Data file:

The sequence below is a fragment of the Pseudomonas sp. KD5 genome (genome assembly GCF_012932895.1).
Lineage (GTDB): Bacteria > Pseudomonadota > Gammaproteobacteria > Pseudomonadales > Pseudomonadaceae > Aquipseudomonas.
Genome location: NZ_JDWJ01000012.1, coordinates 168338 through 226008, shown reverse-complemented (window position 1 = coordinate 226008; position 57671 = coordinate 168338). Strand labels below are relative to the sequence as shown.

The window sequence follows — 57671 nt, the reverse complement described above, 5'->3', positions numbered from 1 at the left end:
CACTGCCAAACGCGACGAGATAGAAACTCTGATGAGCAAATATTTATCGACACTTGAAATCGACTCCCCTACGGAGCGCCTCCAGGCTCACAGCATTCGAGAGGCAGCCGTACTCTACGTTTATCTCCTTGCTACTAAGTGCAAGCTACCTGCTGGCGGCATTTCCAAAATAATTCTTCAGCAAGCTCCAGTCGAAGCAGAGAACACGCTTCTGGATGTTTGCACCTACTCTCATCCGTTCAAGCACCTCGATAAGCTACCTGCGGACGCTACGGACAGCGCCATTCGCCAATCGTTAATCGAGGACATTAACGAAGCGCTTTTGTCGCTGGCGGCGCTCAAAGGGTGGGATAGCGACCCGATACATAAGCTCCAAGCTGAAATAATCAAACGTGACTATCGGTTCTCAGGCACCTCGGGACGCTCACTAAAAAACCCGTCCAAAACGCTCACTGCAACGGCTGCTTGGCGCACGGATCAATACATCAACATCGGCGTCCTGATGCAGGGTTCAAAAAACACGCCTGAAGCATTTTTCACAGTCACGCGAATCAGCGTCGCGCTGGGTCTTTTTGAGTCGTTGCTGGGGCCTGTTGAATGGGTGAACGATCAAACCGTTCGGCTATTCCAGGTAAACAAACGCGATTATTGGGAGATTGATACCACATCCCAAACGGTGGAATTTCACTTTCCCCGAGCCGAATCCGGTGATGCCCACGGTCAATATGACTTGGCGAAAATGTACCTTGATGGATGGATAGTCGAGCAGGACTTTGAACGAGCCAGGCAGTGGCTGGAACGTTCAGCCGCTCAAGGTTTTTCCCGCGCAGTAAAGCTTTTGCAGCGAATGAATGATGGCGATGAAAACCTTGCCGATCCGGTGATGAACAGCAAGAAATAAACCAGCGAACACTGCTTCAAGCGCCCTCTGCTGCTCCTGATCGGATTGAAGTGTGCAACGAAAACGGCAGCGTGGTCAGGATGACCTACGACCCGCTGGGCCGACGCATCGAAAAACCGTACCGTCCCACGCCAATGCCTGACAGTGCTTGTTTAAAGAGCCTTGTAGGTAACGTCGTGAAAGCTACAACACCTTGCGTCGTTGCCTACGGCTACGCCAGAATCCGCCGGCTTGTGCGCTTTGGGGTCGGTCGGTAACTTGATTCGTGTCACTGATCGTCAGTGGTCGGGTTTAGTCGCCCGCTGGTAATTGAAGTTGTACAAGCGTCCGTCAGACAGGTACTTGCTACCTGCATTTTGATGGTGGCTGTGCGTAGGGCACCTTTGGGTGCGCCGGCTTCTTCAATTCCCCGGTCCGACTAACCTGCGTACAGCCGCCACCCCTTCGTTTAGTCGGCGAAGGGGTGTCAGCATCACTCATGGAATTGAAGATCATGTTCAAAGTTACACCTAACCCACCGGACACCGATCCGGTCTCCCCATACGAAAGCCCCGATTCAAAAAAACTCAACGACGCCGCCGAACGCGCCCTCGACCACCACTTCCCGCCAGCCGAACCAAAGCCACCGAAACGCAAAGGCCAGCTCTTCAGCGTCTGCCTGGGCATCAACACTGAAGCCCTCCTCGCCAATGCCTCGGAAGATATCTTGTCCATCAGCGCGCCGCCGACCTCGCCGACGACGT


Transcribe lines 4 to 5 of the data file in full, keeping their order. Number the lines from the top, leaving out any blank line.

The window sequence follows — 57671 nt, the reverse complement described above, 5'->3', positions numbered from 1 at the left end:
CACTGCCAAACGCGACGAGATAGAAACTCTGATGAGCAAATATTTATCGACACTTGAAATCGACTCCCCTACGGAGCGCCTCCAGGCTCACAGCATTCGAGAGGCAGCCGTACTCTACGTTTATCTCCTTGCTACTAAGTGCAAGCTACCTGCTGGCGGCATTTCCAAAATAATTCTTCAGCAAGCTCCAGTCGAAGCAGAGAACACGCTTCTGGATGTTTGCACCTACTCTCATCCGTTCAAGCACCTCGATAAGCTACCTGCGGACGCTACGGACAGCGCCATTCGCCAATCGTTAATCGAGGACATTAACGAAGCGCTTTTGTCGCTGGCGGCGCTCAAAGGGTGGGATAGCGACCCGATACATAAGCTCCAAGCTGAAATAATCAAACGTGACTATCGGTTCTCAGGCACCTCGGGACGCTCACTAAAAAACCCGTCCAAAACGCTCACTGCAACGGCTGCTTGGCGCACGGATCAATACATCAACATCGGCGTCCTGATGCAGGGTTCAAAAAACACGCCTGAAGCATTTTTCACAGTCACGCGAATCAGCGTCGCGCTGGGTCTTTTTGAGTCGTTGCTGGGGCCTGTTGAATGGGTGAACGATCAAACCGTTCGGCTATTCCAGGTAAACAAACGCGATTATTGGGAGATTGATACCACATCCCAAACGGTGGAATTTCACTTTCCCCGAGCCGAATCCGGTGATGCCCACGGTCAATATGACTTGGCGAAAATGTACCTTGATGGATGGATAGTCGAGCAGGACTTTGAACGAGCCAGGCAGTGGCTGGAACGTTCAGCCGCTCAAGGTTTTTCCCGCGCAGTAAAGCTTTTGCAGCGAATGAATGATGGCGATGAAAACCTTGCCGATCCGGTGATGAACAGCAAGAAATAAACCAGCGAACACTGCTTCAAGCGCCCTCTGCTGCTCCTGATCGGATTGAAGTGTGCAACGAAAACGGCAGCGTGGTCAGGATGACCTACGACCCGCTGGGCCGACGCATCGAAAAACCGTACCGTCCCACGCCAATGCCTGACAGTGCTTGTTTAAAGAGCCTTGTAGGTAACGTCGTGAAAGCTACAACACCTTGCGTCGTTGCCTACGGCTACGCCAGAATCCGCCGGCTTGTGCGCTTTGGGGTCGGTCGGTAACTTGATTCGTGTCACTGATCGTCAGTGGTCGGGTTTAGTCGCCCGCTGGTAATTGAAGTTGTACAAGCGTCCGTCAGACAGGTACTTGCTACCTGCATTTTGATGGTGGCTGTGCGTAGGGCACCTTTGGGTGCGCCGGCTTCTTCAATTCCCCGGTCCGACTAACCTGCGTACAGCCGCCACCCCTTCGTTTAGTCGGCGAAGGGGTGTCAGCATCACTCATGGAATTGAAGATCATGTTCAAAGTTACACCTAACCCACCGGACACCGATCCGGTCTCCCCATACGAAAGCCCCGATTCAAAAAAACTCAACGACGCCGCCGAACGCGCCCTCGACCACCACTTCCCGCCAGCCGAACCAAAGCCACCGAAACGCAAAGGCCAGCTCTTCAGCGTCTGCCTGGGCATCAACACTGAAGCCCTCCTCGCCAATGCCTCGGAAGATATCTTGTCCATCAGCGCGCCGCCGACCTCGCCGACGACGT